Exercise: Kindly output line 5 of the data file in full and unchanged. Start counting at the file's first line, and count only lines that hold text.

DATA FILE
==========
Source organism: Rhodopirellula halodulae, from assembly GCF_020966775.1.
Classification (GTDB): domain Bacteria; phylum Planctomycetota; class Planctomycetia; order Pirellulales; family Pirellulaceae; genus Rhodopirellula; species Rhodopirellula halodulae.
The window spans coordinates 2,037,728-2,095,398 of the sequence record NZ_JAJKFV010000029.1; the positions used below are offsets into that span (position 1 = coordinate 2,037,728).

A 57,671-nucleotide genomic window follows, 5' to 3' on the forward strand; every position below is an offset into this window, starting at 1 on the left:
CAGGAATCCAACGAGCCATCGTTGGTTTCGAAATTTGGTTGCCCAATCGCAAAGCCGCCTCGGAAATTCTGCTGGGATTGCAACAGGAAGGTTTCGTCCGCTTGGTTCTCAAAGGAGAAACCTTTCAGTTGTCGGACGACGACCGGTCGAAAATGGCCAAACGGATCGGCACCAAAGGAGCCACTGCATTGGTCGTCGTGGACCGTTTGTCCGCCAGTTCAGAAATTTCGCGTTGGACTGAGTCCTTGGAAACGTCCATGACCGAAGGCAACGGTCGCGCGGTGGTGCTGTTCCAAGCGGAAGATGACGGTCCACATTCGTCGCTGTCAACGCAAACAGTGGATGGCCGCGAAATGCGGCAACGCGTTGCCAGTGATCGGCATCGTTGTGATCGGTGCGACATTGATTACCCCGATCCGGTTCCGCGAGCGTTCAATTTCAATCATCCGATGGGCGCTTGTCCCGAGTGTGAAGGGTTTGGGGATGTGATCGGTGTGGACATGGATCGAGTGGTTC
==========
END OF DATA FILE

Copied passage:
CAGGAATCCAACGAGCCATCGTTGGTTTCGAAATTTGGTTGCCCAATCGCAAAGCCGCCTCGGAAATTCTGCTGGGATTGCAACAGGAAGGTTTCGTCCGCTTGGTTCTCAAAGGAGAAACCTTTCAGTTGTCGGACGACGACCGGTCGAAAATGGCCAAACGGATCGGCACCAAAGGAGCCACTGCATTGGTCGTCGTGGACCGTTTGTCCGCCAGTTCAGAAATTTCGCGTTGGACTGAGTCCTTGGAAACGTCCATGACCGAAGGCAACGGTCGCGCGGTGGTGCTGTTCCAAGCGGAAGATGACGGTCCACATTCGTCGCTGTCAACGCAAACAGTGGATGGCCGCGAAATGCGGCAACGCGTTGCCAGTGATCGGCATCGTTGTGATCGGTGCGACATTGATTACCCCGATCCGGTTCCGCGAGCGTTCAATTTCAATCATCCGATGGGCGCTTGTCCCGAGTGTGAAGGGTTTGGGGATGTGATCGGTGTGGACATGGATCGAGTGGTTC